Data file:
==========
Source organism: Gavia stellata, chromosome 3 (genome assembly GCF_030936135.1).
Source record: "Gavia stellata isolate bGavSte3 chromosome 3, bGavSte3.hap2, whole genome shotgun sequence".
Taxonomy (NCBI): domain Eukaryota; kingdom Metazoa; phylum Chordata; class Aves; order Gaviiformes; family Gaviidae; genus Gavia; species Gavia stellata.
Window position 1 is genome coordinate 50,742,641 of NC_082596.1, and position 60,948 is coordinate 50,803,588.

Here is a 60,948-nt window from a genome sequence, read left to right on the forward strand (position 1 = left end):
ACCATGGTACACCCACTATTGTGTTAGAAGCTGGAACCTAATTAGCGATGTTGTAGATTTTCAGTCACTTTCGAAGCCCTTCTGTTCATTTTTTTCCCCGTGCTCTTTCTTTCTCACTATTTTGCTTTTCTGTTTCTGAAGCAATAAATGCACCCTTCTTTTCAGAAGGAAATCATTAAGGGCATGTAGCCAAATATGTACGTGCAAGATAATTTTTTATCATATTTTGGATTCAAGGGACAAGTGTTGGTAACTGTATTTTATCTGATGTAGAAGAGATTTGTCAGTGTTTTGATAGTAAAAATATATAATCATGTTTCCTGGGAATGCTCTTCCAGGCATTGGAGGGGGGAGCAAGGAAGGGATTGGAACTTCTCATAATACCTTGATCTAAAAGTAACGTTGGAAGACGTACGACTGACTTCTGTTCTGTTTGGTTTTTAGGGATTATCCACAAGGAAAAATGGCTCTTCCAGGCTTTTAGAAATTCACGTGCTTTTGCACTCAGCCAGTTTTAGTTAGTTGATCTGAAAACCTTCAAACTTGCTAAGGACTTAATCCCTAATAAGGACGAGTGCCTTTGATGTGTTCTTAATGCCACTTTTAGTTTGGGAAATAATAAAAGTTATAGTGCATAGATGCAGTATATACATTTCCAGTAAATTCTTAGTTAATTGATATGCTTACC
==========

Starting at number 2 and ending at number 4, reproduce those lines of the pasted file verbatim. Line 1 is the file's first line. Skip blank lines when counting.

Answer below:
Source record: "Gavia stellata isolate bGavSte3 chromosome 3, bGavSte3.hap2, whole genome shotgun sequence".
Taxonomy (NCBI): domain Eukaryota; kingdom Metazoa; phylum Chordata; class Aves; order Gaviiformes; family Gaviidae; genus Gavia; species Gavia stellata.
Window position 1 is genome coordinate 50,742,641 of NC_082596.1, and position 60,948 is coordinate 50,803,588.